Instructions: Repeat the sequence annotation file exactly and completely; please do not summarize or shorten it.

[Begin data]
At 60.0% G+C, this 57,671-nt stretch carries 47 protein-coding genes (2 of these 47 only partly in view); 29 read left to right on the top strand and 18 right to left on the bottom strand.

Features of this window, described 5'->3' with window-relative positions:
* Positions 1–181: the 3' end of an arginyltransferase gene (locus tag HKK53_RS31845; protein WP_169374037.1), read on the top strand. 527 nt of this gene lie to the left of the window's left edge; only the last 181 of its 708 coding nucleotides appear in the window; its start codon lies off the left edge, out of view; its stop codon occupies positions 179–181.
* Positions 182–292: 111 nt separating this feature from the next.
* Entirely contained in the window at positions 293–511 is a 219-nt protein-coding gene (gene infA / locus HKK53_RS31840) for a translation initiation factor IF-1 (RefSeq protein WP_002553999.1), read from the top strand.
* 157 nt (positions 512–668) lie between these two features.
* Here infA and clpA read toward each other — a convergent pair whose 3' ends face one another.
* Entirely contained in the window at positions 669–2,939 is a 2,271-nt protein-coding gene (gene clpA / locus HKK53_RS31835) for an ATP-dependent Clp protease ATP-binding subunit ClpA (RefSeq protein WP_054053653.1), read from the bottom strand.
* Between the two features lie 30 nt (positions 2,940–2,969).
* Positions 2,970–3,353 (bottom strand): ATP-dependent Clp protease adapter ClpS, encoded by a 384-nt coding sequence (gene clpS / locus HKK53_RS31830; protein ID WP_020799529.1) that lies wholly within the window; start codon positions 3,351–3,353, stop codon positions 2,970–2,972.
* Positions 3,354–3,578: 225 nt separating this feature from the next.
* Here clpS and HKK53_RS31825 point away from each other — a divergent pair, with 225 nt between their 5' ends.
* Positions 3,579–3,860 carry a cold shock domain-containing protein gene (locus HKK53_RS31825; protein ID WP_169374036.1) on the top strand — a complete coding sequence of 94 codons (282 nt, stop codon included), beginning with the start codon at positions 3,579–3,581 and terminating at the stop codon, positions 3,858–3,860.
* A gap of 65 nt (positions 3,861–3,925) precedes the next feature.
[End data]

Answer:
At 60.0% G+C, this 57,671-nt stretch carries 47 protein-coding genes (2 of these 47 only partly in view); 29 read left to right on the top strand and 18 right to left on the bottom strand.

Features of this window, described 5'->3' with window-relative positions:
* Positions 1–181: the 3' end of an arginyltransferase gene (locus tag HKK53_RS31845; protein WP_169374037.1), read on the top strand. 527 nt of this gene lie to the left of the window's left edge; only the last 181 of its 708 coding nucleotides appear in the window; its start codon lies off the left edge, out of view; its stop codon occupies positions 179–181.
* Positions 182–292: 111 nt separating this feature from the next.
* Entirely contained in the window at positions 293–511 is a 219-nt protein-coding gene (gene infA / locus HKK53_RS31840) for a translation initiation factor IF-1 (RefSeq protein WP_002553999.1), read from the top strand.
* 157 nt (positions 512–668) lie between these two features.
* Here infA and clpA read toward each other — a convergent pair whose 3' ends face one another.
* Entirely contained in the window at positions 669–2,939 is a 2,271-nt protein-coding gene (gene clpA / locus HKK53_RS31835) for an ATP-dependent Clp protease ATP-binding subunit ClpA (RefSeq protein WP_054053653.1), read from the bottom strand.
* Between the two features lie 30 nt (positions 2,940–2,969).
* Positions 2,970–3,353 (bottom strand): ATP-dependent Clp protease adapter ClpS, encoded by a 384-nt coding sequence (gene clpS / locus HKK53_RS31830; protein ID WP_020799529.1) that lies wholly within the window; start codon positions 3,351–3,353, stop codon positions 2,970–2,972.
* Positions 3,354–3,578: 225 nt separating this feature from the next.
* Here clpS and HKK53_RS31825 point away from each other — a divergent pair, with 225 nt between their 5' ends.
* Positions 3,579–3,860 carry a cold shock domain-containing protein gene (locus HKK53_RS31825; protein ID WP_169374036.1) on the top strand — a complete coding sequence of 94 codons (282 nt, stop codon included), beginning with the start codon at positions 3,579–3,581 and terminating at the stop codon, positions 3,858–3,860.
* A gap of 65 nt (positions 3,861–3,925) precedes the next feature.